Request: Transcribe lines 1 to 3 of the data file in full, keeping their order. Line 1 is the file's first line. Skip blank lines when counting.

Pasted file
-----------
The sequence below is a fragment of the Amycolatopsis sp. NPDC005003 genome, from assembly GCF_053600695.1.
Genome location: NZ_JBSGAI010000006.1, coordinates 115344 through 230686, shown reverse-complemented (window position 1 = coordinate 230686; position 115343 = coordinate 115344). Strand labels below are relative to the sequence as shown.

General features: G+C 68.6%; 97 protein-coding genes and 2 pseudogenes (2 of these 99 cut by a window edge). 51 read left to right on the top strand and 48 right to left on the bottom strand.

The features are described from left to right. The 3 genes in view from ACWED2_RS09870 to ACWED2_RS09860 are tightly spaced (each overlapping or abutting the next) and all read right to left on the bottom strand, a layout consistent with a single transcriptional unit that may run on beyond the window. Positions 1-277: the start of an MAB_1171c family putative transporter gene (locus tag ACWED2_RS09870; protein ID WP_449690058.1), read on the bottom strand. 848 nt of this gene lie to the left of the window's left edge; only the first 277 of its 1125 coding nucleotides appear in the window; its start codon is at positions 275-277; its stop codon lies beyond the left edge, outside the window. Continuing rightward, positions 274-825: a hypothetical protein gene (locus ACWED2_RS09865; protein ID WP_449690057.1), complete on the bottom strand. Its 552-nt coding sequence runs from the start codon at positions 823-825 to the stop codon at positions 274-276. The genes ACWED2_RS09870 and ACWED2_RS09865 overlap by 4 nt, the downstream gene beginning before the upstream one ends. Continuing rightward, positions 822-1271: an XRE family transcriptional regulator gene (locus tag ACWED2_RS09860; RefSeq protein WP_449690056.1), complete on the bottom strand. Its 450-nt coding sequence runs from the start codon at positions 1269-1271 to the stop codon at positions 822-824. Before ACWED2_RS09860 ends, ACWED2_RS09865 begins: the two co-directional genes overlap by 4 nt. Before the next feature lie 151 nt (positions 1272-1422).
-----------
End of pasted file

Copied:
The sequence below is a fragment of the Amycolatopsis sp. NPDC005003 genome, from assembly GCF_053600695.1.
Genome location: NZ_JBSGAI010000006.1, coordinates 115344 through 230686, shown reverse-complemented (window position 1 = coordinate 230686; position 115343 = coordinate 115344). Strand labels below are relative to the sequence as shown.

General features: G+C 68.6%; 97 protein-coding genes and 2 pseudogenes (2 of these 99 cut by a window edge). 51 read left to right on the top strand and 48 right to left on the bottom strand.